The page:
What is the law on drones? Who can buy them and how flying too close to an airport can land you five years in prison – but there are calls for even tougher rules
- Flying devices above 400ft and within 1km of airport boundaries is banned
- Drone users who flout height and boundary restrictions face five years in jail
- People flying drones weighing 250g or more must register with aviation chiefs
- ** Caught up in the Gatwick chaos? Please email: [email protected] or [email protected] **
The major flight disruption at London Gatwick today comes just five months after new laws banned drones from flying too close to airports.
Legislation implemented in July means people in Britain are now banned from flying the devices above 400ft and within 1km (0.6 miles) of airport boundaries.
Drone users who flout the height and airport boundary restrictions could face an unlimited fine, up to five years in prison, or both.
It is now illegal to fly drones above 400ft and within 1km of airport boundaries (file image)
Laws introduced to the Commons in May mean people flying drones which weigh 250g or more will have to register with the Civil Aviation Authority (CAA).
Drone pilots will be required to take an online safety test under the new legislation, with the requirements set to come into force in November next year.
Police are pictured at Gatwick’s police station roof today as they use equipment in the ongoing task to stop the drone unleashing chaos in Sussex
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Research has found a drone weighing 400g (14oz) could smash a helicopter windscreen, and one at 2kg (4lbs) could critically damage an airliner’s windscreen.
In July, the DfT said it was considering introducing an age restriction, banning children from owning drones weighing at least 250g.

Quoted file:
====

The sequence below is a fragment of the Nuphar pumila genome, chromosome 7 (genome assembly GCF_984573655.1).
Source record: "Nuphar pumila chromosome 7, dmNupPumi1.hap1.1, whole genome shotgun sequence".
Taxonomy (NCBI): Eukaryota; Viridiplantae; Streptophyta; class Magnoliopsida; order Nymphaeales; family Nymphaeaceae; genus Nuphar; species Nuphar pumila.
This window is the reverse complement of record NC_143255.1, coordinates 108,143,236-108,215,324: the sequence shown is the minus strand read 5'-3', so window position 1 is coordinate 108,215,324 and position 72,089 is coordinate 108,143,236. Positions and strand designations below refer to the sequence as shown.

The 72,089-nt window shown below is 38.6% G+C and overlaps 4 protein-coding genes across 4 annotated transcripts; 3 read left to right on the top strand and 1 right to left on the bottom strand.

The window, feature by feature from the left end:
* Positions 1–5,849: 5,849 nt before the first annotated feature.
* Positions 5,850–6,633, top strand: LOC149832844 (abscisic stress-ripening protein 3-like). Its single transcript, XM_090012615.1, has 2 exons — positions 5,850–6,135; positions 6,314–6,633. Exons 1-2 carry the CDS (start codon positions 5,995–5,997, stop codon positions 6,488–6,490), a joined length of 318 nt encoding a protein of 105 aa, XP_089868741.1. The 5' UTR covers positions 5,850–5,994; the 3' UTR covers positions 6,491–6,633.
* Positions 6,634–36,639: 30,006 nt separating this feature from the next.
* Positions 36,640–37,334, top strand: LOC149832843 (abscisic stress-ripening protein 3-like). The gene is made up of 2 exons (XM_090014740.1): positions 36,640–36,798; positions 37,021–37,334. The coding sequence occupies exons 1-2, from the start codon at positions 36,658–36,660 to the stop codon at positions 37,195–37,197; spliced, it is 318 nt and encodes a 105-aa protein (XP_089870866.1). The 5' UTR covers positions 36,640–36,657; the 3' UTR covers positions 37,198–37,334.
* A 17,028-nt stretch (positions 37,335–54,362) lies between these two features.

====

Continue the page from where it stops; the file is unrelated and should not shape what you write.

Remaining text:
Passengers wait at the North Terminal at London Gatwick Airport for information today
It also said it was considering giving police the power to issue on-the-spot fines of up to £300 for misuse and the ability to seize drones being used irresponsibly.
There have already been 117 near misses between manned aircraft and drones up until November this year, compared to 93 for the whole of 2017.
The British Airline Pilots Association (Balpa) has urged people be aware of the rules before they take their drone out and about.
Today, the Government came under fire in the House of Lords over the disruption caused to flights from Gatwick by the illegal flying of drones.
British Airways planes sit on the Tarmac at London Gatwick today as the airport remains shut
Tens of thousands of passengers are suffering travel chaos after all flights at the West Sussex airport were suspended after two drones were seen near the airfield.
Liberal Democrats called for more stringent controls on the use of drones, while Labour accused the Government of ‘dragging its feet’ on the issue.
Aviation minister Baroness Sugg denied being complacent and insisted ministers would look at new laws to combat the problem.
Labour former security minister Lord West of Spithead added that the military and GCHQ had developed techniques to be able to jam or take control of drones.
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